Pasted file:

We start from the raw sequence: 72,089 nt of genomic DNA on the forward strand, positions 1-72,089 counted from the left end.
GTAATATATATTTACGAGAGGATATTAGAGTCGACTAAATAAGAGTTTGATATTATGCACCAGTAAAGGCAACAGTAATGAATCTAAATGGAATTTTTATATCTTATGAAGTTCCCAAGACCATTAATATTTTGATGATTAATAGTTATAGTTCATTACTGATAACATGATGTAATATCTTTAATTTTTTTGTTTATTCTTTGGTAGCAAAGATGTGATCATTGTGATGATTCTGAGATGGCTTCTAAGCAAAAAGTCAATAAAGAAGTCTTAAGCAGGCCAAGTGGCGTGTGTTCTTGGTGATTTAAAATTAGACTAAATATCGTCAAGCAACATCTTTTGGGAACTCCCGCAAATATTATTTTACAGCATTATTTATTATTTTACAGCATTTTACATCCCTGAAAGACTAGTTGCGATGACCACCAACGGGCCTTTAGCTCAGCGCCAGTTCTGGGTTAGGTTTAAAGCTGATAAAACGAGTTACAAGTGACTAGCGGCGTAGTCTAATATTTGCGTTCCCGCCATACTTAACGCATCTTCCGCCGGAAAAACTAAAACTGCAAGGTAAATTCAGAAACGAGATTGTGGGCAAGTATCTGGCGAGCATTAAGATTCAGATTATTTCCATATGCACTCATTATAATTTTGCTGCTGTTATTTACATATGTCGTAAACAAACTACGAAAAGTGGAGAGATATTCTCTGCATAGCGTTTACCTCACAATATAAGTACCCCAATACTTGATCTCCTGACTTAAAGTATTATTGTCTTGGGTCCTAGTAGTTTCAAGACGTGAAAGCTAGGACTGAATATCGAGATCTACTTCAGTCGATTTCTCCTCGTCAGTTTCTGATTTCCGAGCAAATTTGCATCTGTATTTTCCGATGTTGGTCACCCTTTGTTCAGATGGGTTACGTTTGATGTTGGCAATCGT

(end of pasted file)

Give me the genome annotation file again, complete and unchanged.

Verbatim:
We start from the raw sequence: 72,089 nt of genomic DNA on the forward strand, positions 1-72,089 counted from the left end.
GTAATATATATTTACGAGAGGATATTAGAGTCGACTAAATAAGAGTTTGATATTATGCACCAGTAAAGGCAACAGTAATGAATCTAAATGGAATTTTTATATCTTATGAAGTTCCCAAGACCATTAATATTTTGATGATTAATAGTTATAGTTCATTACTGATAACATGATGTAATATCTTTAATTTTTTTGTTTATTCTTTGGTAGCAAAGATGTGATCATTGTGATGATTCTGAGATGGCTTCTAAGCAAAAAGTCAATAAAGAAGTCTTAAGCAGGCCAAGTGGCGTGTGTTCTTGGTGATTTAAAATTAGACTAAATATCGTCAAGCAACATCTTTTGGGAACTCCCGCAAATATTATTTTACAGCATTATTTATTATTTTACAGCATTTTACATCCCTGAAAGACTAGTTGCGATGACCACCAACGGGCCTTTAGCTCAGCGCCAGTTCTGGGTTAGGTTTAAAGCTGATAAAACGAGTTACAAGTGACTAGCGGCGTAGTCTAATATTTGCGTTCCCGCCATACTTAACGCATCTTCCGCCGGAAAAACTAAAACTGCAAGGTAAATTCAGAAACGAGATTGTGGGCAAGTATCTGGCGAGCATTAAGATTCAGATTATTTCCATATGCACTCATTATAATTTTGCTGCTGTTATTTACATATGTCGTAAACAAACTACGAAAAGTGGAGAGATATTCTCTGCATAGCGTTTACCTCACAATATAAGTACCCCAATACTTGATCTCCTGACTTAAAGTATTATTGTCTTGGGTCCTAGTAGTTTCAAGACGTGAAAGCTAGGACTGAATATCGAGATCTACTTCAGTCGATTTCTCCTCGTCAGTTTCTGATTTCCGAGCAAATTTGCATCTGTATTTTCCGATGTTGGTCACCCTTTGTTCAGATGGGTTACGTTTGATGTTGGCAATCGT